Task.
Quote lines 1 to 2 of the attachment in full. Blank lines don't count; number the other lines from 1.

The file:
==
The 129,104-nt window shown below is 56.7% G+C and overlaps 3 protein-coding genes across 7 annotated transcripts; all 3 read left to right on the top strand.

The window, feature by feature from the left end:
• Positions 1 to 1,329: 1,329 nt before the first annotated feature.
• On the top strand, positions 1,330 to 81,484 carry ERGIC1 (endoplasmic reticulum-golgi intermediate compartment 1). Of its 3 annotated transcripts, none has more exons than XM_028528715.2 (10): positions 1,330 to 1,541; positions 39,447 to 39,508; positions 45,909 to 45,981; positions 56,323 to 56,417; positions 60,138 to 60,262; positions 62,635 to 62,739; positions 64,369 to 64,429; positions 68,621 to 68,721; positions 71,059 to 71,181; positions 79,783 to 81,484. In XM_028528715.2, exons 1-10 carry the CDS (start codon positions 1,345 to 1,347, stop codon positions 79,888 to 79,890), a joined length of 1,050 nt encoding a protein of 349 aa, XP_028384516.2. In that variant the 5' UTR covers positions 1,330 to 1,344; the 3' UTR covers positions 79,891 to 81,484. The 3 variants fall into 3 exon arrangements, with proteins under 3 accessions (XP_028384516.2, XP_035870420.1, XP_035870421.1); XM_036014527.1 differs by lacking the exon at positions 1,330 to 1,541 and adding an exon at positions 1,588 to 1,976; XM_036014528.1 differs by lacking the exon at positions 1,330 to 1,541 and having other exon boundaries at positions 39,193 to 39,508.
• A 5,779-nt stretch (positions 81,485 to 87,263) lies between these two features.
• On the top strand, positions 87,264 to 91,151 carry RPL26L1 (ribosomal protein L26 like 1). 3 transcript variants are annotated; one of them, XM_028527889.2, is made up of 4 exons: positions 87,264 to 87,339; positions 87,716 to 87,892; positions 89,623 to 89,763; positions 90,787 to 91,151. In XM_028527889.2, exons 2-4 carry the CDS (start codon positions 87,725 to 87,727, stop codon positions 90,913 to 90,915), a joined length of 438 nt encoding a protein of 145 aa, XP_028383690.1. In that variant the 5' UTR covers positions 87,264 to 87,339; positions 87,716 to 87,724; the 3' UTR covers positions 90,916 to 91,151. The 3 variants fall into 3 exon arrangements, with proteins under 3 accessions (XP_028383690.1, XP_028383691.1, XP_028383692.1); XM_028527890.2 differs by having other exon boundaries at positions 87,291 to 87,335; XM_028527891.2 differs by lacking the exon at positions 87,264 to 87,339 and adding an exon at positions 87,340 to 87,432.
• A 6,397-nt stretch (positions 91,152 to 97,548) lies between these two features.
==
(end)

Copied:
The 129,104-nt window shown below is 56.7% G+C and overlaps 3 protein-coding genes across 7 annotated transcripts; all 3 read left to right on the top strand.

The window, feature by feature from the left end: